UNESCO hosts first-ever consultation in Africa on implementing the 2015 Recommendation on safeguarding documentary heritage

02 July 2018

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Prof. Folarin Shyllon giving his keynote speech.
© UNESCO

In a first for Africa, the Memory of the World (MoW) Secretariat brought together some 100 experts from 27 African countries to discuss ways of forging partnerships for the implementation of the Recommendation concerning the preservation of, and access to, documentary heritage including in digital form.

 

Held from 25 to 27 June in Abuja, Nigeria, the consultation participants heard from several high-profile African and international experts drawn from libraries, museums, and archives as well as educational and research organizations.

 

In his keynote speech, Prof. Folarin Shyllon, president of the Nigerian MoW Committee, highlighted the key historical moments through which the MoW Programme had evolved, concluding that Africa’s rich documentary heritage was the least represented on the International Register of the MoW Programme.

 

Ms Deaconess Grace Isu Gekpe, Permanent Secretary in the Federal Ministry of Information and Culture, spoke of her real satisfaction at the opportunity accorded Nigeria to host this major regional consultation, affirming her country’s commitment to the MoW Programme as a vehicle for the continent’s shared cultural identity and development. She further undescored: “Lack of adequate documentation is part of the bane of Africa’s cultural development … I therefore consider this conference timely as a platform for experts, cultural and educational research institutes, government authorities and all stakeholders to carefully deliberate on the way forward for the implementation of the 2015 Recommendation.”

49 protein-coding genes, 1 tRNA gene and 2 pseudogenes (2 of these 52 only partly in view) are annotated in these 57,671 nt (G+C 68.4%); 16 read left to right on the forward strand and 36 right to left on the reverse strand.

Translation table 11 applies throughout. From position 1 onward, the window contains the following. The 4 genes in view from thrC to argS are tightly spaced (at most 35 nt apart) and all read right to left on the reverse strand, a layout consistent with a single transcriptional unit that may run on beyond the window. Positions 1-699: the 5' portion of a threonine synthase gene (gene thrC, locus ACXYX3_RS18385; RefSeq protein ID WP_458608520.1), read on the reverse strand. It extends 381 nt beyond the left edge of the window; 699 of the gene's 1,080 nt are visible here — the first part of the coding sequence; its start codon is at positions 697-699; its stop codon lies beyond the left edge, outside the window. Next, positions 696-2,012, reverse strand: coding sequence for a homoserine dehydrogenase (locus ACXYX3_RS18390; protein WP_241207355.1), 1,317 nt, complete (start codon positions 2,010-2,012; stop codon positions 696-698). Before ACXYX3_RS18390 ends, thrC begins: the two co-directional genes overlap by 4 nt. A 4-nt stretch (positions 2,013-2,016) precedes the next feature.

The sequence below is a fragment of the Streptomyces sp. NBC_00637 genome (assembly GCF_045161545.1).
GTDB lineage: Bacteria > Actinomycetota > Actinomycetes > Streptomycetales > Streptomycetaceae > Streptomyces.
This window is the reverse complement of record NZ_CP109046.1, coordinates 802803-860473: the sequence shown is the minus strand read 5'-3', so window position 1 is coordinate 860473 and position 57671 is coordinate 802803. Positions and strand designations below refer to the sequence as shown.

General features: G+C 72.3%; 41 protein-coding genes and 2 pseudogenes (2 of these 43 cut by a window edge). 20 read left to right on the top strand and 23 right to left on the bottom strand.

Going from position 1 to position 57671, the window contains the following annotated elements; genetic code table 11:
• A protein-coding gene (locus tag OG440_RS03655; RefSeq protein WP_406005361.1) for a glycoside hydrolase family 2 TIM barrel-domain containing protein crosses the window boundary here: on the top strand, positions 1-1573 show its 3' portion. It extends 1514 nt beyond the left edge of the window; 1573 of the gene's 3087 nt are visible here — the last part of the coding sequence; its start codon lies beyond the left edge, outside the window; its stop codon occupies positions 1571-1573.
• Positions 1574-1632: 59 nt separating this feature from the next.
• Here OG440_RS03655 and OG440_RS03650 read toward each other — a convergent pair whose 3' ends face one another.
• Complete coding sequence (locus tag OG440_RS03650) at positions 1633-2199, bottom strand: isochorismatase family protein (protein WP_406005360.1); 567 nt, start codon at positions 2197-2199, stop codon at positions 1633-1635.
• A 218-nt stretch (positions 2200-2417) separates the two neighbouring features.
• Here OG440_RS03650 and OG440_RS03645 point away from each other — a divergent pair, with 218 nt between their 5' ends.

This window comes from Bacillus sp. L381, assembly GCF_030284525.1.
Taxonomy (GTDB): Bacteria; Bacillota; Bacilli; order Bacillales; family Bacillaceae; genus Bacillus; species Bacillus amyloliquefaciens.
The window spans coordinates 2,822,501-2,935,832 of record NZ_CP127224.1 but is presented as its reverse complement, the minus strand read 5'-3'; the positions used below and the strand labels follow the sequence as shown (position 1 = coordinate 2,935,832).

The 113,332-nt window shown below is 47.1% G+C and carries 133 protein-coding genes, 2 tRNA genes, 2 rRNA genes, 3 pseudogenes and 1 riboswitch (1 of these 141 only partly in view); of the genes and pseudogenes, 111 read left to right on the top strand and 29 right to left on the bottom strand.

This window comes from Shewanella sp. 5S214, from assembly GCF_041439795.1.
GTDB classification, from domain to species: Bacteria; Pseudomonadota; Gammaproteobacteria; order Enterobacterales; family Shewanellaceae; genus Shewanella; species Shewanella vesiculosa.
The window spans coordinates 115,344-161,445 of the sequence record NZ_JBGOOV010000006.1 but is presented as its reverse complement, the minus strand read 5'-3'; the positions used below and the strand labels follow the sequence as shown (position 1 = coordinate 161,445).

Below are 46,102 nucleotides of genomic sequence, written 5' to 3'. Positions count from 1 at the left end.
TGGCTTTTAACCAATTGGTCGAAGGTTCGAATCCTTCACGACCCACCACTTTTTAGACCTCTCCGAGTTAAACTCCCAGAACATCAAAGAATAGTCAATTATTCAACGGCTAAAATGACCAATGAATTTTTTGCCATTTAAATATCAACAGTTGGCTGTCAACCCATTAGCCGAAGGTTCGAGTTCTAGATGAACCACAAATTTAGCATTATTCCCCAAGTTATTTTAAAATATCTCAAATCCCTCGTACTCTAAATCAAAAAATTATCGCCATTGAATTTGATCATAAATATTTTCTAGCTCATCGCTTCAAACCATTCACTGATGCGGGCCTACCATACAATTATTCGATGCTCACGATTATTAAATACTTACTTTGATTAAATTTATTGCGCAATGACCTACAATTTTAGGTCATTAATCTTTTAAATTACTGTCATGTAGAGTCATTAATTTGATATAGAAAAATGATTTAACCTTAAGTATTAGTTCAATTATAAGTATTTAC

In introducing the theme of the consultation -- Documentary heritage for sustainable development -- Fackson Banda, the Programme Specialist responsible for the MoW Programme, Knowledge Societies Division of UNESCO, told the participants that UNESCO’s 2015 Recommendation offered opportunities for thinking about documentary heritage in terms of its contributions to the environmental, social and economic pillars of sustainable development.

 

Other speakers included renowned Ghanaian photographer, James Barnor, who spoke via Skype from London, calling for enhanced efforts to digitize African heritage, including his own photographic collections that document various epochs of Africa’s colonial and post-colonial history.

 

Taking up Mr Barnor’s concern, Roukiatou Bâ, director of the Amadou Hampâte Bâ Foundation based in Côte d'Ivoire, spoke passionately about her father’s collection of manuscripts and her foundation’s attempts to digitize these for greater accessibility. 

 

Representing the African Union Commission (AUC) was Kassim M. Khamis, who called for aligning the UNESCO Recommendation with Agenda 2063, arguing that there was need to link documentary heritage to national development plans.

 

The participants in the consultation adopted the “Abuja Action Plan for the Implementation of the UNESCO Recommendation Concerning the Preservation of, and Access to, Documentary Heritage Including in Digital Form.”

 

The action plan outlines action steps to be taken, at both the national and regional levels, by memory institutions and other stakeholders to enhance documentary heritage right through from identification, preservation, access, to policy and cooperation.

 

The meeting also mandated the remaining members of the Executive of the African Regional Committee for MoW (ARCMOW) to co-opt more members to begin active planning for a meeting of ARCMOW, with support from the UNESCO Field Offices represented at the meeting, including from Dakar, Harare and Nairobi.

 

In ending the gathering, Kehinde A. Ayotunde, Secretary-General of the Nigerian National Commission for UNESCO, expressed appreciation for UNESCO’s effort and commitment to organize such a regional gathering on a scale never attempted before.